How to Navigate Emotional Eating
As human beings, we experience a full range of emotions as a natural part of living. From anger to calm, boredom to excitement, despair to joy, loneliness to belonging, and fear to love…the list of core emotions goes on. Some days, you might wish you could walk around in bubble wrap, untouchable to emotions (oh how I dream of this some days). But since emotions are a natural part of the human experience and cannot be avoided, it’s important to develop skillful ways to respond to them. Intuitive Eating principle #7 assists in how to navigate emotional eating.
How to Navigate Emotional Eating
First, it’s important to acknowledge the varying degrees at which food can become emotional. It can be used to enhance an exciting experience–like a cake at a birthday party, to numb out–like eating to the point of a food coma, to provide comfort–like warm soup on a sick day, to communicate love–like baking muffins for a dear friend, or as a means of distraction when bored–like eating a bag of chips while watching television.
Eating for emotional reasons is not bad in itself.
However, it becomes a slippery slope when food is the only coping mechanism and emotions are left unchecked.
Your Self-Awareness Superpower
To develop new coping mechanisms and prevent emotions from being left unchecked, self-awareness is your starting place, my friend. Self-awareness brings light to what has been hidden in the dark. Without self-awareness, we keep bumping into the same roadblocks again and again. Whatever dark tunnels you’ve been walking through, you now have a flashlight.
Self-awareness sounds like:
- “I notice that..”
- “It’s come to my attention…”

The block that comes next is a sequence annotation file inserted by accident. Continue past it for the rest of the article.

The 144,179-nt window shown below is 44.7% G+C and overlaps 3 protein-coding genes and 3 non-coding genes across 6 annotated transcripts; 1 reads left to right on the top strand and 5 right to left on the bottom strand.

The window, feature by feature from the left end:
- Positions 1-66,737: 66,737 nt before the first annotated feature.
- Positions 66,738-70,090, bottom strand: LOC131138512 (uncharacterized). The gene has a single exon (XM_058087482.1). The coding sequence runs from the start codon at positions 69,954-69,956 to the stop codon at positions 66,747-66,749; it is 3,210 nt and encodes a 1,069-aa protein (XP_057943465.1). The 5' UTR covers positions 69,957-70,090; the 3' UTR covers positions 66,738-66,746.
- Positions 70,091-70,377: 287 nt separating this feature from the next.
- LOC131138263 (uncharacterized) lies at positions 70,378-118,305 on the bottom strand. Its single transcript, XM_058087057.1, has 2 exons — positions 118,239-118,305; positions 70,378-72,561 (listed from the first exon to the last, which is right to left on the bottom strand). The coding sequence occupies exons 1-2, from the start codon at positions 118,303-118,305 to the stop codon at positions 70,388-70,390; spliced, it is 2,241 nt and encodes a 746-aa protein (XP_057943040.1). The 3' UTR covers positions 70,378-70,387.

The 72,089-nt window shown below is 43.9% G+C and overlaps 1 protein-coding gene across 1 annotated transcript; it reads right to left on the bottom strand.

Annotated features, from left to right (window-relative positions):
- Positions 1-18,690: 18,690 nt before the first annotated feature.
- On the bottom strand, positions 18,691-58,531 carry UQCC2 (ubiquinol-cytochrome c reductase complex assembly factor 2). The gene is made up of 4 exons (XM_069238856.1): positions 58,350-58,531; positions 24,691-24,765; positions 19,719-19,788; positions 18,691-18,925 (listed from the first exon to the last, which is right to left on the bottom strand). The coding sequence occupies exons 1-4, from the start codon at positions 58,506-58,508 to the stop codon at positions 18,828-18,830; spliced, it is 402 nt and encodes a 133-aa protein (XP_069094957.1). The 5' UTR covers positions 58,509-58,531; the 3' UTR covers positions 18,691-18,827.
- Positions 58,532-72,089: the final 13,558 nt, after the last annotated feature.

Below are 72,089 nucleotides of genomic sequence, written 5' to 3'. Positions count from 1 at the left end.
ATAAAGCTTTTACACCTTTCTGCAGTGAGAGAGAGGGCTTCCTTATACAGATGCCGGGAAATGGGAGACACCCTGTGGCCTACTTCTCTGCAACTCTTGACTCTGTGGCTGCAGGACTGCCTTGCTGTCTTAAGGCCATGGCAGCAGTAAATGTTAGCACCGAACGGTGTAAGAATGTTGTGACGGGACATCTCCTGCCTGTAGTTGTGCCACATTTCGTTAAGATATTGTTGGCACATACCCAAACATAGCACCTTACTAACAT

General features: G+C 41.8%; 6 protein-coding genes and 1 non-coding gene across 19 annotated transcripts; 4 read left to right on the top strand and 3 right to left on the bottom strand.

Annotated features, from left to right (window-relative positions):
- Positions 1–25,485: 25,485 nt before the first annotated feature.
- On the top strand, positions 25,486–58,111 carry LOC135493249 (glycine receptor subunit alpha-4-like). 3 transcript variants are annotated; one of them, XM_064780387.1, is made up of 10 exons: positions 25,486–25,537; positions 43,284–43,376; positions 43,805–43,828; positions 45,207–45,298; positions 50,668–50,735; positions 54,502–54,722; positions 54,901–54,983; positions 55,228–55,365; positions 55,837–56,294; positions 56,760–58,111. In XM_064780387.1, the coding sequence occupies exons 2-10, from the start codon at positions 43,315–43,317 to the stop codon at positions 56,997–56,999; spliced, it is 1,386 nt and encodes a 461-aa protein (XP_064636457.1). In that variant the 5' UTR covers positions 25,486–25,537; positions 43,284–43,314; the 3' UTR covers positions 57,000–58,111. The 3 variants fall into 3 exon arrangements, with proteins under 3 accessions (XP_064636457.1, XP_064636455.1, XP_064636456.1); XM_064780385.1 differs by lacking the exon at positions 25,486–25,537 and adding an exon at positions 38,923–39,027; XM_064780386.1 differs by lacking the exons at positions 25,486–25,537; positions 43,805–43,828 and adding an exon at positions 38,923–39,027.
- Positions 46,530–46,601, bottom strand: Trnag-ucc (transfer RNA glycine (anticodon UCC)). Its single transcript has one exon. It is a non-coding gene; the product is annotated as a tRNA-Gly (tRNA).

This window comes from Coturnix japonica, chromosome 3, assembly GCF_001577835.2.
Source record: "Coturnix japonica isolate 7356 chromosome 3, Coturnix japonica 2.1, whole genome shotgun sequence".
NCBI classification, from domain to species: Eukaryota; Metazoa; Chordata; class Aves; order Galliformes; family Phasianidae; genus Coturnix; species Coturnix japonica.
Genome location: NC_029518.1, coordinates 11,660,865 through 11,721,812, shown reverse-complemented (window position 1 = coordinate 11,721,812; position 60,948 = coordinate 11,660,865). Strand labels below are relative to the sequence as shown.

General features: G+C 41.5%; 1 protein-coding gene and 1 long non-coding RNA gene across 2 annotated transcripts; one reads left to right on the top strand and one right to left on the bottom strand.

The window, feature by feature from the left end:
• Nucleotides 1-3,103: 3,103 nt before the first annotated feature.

- “I’m curious about my behavior around…”
We must first become aware of current behaviors before setting behavior change in motion. So get curious, carry your flashlight, and believe in your self-awareness superpower. It’s not promised that this step will be easy, but it’s promised that you will lay fruitful soil for growing your self-care garden.
Grow Your Self-Care Garden
What seeds do you want to plant in your self-care garden? Just as a farmer plants a variety of crops, give yourself a variety of coping mechanisms! Here are some ideas for growing your self-care garden:
When you’re feeling lonely:
- FaceTime a loved one.
- Take a yoga or group exercise class.
- Ask a friend for a hug.
- Play with a pet.
- Schedule a massage.
When you’re feeling stressed:
- Set healthy boundaries (example: no checking email after 5 pm).
- Take a hot shower or bath.
- Practice breathing exercises.
- Prioritize a night of quality sleep or take a nap.
- Cook a nourishing meal.
When you’re feeling angry:
- Turn on your favorite music and dance.
- Try a boxing class.
- Write out your feelings in a journal.
- Let yourself cry or scream into a pillow.
- Change your scenery and go for a walk.
When you’re feeling anxious:
- Sit with your feelings for 5 minutes.
- Consider talking with a therapist if you find this difficult.
- Call a friend.
- Fact-check your thoughts–what supports this to be true?
- Schedule downtime each day.
When you’re feeling bored:
- Read a book.
- Pick up a new hobby like pottery, knitting, or collecting house plants.
- Do something nice for someone else.
- Start a puzzle.
- Declutter your closet for 10 minutes.
What ideas, if any, stand out to you? What would you add to this list?
Emotional Eating Support
I understand that some of these coping mechanisms like “sit with your feelings” sound less appealing than eating a bag of peanut-butter filled pretzels (my favorite). However, it’s important to consider how each helps or hurts us in the short-term versus long-term.
Remember, you are not in the wrong for emotional eating. Feeling your feelings 24/7 without any sense of relief is unrealistic and not what we’re going for here. Rather, we approach this principle with compassion and curiosity to notice how we typically respond to emotions and grow our self-care garden. For when it’s harvest time, you will have an abundance of self-care practices available to you.